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Use scandir() to speed up pathlib globbing #70220

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gvanrossum opened this issue Jan 6, 2016 · 11 comments
Closed

Use scandir() to speed up pathlib globbing #70220

gvanrossum opened this issue Jan 6, 2016 · 11 comments
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performance Performance or resource usage stdlib Python modules in the Lib dir

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@gvanrossum
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gvanrossum commented Jan 6, 2016

BPO 26032
Nosy @gvanrossum, @brettcannon, @pitrou, @benhoyt, @ethanfurman, @serhiy-storchaka, @barneygale
PRs
  • bpo-43012: remove pathlib._Accessor #25701
  • Dependencies
  • bpo-25596: Use scandir() to speed up the glob module
  • bpo-25994: File descriptor leaks in os.scandir()
  • Files
  • pathlib_glob_scandir.patch
  • Note: these values reflect the state of the issue at the time it was migrated and might not reflect the current state.

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    GitHub fields:

    assignee = 'https://github.com/serhiy-storchaka'
    closed_at = <Date 2016-09-07.11:18:35.524>
    created_at = <Date 2016-01-06.22:55:27.013>
    labels = ['library', 'performance']
    title = 'Use scandir() to speed up pathlib globbing'
    updated_at = <Date 2021-05-14.08:09:53.071>
    user = 'https://github.com/gvanrossum'

    bugs.python.org fields:

    activity = <Date 2021-05-14.08:09:53.071>
    actor = 'vstinner'
    assignee = 'serhiy.storchaka'
    closed = True
    closed_date = <Date 2016-09-07.11:18:35.524>
    closer = 'serhiy.storchaka'
    components = ['Library (Lib)']
    creation = <Date 2016-01-06.22:55:27.013>
    creator = 'gvanrossum'
    dependencies = ['25596', '25994']
    files = ['41577']
    hgrepos = []
    issue_num = 26032
    keywords = ['patch']
    message_count = 11.0
    messages = ['257653', '257654', '257656', '257657', '257660', '257664', '257665', '257679', '257955', '259283', '274776']
    nosy_count = 8.0
    nosy_names = ['gvanrossum', 'brett.cannon', 'pitrou', 'benhoyt', 'ethan.furman', 'python-dev', 'serhiy.storchaka', 'barneygale']
    pr_nums = ['25701']
    priority = 'normal'
    resolution = 'fixed'
    stage = 'resolved'
    status = 'closed'
    superseder = None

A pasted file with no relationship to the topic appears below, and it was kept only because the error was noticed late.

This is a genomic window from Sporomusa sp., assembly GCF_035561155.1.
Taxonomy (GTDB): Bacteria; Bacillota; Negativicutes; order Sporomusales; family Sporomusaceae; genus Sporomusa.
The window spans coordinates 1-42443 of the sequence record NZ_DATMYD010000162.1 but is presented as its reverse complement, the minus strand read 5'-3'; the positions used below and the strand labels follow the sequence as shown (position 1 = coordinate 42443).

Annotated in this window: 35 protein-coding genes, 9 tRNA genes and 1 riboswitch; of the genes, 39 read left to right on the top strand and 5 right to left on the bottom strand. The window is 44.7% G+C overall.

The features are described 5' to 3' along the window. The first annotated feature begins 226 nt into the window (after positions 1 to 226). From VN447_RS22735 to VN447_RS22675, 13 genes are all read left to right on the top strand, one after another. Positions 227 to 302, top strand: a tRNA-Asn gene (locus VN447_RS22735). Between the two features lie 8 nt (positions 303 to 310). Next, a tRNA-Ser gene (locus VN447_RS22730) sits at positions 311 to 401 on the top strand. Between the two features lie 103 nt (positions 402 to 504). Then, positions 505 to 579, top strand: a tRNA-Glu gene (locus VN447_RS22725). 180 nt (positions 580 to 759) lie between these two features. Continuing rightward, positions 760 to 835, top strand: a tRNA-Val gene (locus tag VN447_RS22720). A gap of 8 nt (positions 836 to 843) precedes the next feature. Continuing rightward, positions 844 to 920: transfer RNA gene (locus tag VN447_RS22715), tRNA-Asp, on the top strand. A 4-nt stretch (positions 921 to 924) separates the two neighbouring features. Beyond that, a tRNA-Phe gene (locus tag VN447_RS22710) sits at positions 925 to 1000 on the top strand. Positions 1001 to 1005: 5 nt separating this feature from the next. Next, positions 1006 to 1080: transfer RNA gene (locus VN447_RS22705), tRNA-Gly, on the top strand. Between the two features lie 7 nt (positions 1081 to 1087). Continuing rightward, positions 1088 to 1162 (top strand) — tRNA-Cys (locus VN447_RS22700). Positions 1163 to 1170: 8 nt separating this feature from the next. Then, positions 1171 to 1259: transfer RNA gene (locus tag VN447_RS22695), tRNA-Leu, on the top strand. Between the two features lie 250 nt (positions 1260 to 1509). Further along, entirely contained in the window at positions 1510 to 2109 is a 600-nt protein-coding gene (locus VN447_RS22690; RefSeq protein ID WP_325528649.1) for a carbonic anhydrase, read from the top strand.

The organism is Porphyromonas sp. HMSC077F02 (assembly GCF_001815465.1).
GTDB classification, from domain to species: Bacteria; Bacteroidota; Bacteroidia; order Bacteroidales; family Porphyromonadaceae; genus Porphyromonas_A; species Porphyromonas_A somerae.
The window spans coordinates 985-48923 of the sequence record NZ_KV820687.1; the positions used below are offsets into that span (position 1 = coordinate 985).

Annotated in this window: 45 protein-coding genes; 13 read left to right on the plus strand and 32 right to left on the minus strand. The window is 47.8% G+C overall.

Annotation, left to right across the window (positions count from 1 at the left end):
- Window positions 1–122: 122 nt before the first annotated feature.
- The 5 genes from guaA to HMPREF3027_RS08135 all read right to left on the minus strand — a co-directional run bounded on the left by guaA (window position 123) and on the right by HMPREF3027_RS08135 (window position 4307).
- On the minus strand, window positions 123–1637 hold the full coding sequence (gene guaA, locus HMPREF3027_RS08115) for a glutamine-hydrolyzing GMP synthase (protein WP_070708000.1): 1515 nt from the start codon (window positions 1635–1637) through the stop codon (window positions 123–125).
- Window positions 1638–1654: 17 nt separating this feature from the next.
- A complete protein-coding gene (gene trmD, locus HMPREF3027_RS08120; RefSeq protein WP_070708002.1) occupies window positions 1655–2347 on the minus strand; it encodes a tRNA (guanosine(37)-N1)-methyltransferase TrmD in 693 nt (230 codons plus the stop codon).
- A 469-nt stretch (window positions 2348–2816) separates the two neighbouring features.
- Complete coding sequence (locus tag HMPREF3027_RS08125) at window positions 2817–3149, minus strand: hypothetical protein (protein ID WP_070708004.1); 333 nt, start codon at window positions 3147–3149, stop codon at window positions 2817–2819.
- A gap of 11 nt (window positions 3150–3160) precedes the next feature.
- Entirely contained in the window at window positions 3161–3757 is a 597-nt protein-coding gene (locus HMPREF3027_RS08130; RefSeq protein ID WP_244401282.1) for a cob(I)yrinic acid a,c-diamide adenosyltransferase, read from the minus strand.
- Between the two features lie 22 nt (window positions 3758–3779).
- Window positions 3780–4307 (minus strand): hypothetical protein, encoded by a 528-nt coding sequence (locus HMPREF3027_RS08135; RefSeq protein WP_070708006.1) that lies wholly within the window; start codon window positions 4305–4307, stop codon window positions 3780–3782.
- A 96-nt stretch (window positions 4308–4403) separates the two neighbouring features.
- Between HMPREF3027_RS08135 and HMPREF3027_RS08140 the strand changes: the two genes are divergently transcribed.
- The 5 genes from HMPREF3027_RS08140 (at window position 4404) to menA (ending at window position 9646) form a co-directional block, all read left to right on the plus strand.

type = 'performance'
    url = 'https://bugs.python.org/issue26032'
    versions = ['Python 3.6']

    @gvanrossum
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    gvanrossum commented Jan 6, 2016

    The globbing functionality in pathlib (Path.glob() and Path.rglob()) might benefit from using the new optimized os.scandir() interface. It currently just uses os.listdir(). The Path.iterdir() method might also benefit (though less so).

    There's also a sideways connection with http://bugs.python.org/issue26031 (adding an optional stat cache) -- the cache could possibly keep the DirEntry objects and use their (hopefully cached) attributes. This is more speculative though (and what if the platform's DirEntry doesn't cache?)

    @gvanrossum gvanrossum added the performance Performance or resource usage label Jan 6, 2016
    @vstinner
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    vstinner commented Jan 6, 2016

    Related issue: issue bpo-25596 "regular files handled as directories in the glob module".

    @ethanfurman
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    ethanfurman commented Jan 6, 2016

    As I recall, if the platform's DirEntry doesn't provide the cacheable attributes when first called, those attributes will be looked up (and cached) on first access.

    @vstinner
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    vstinner commented Jan 6, 2016

    As I recall, if the platform's DirEntry doesn't provide the cacheable attributes when first called, those attributes will be looked up (and cached) on first access.

    scandir() is not magic. It simply provides info given by the OS: see readdir() on UNIX and FindFirstFile()/FindNextFile() on Windows.

    DirEntry calls os.stat() if needed, but it caches the result.

    DirEntry doc tries to explain when syscalls or required or not, depending on the requested information and the platform: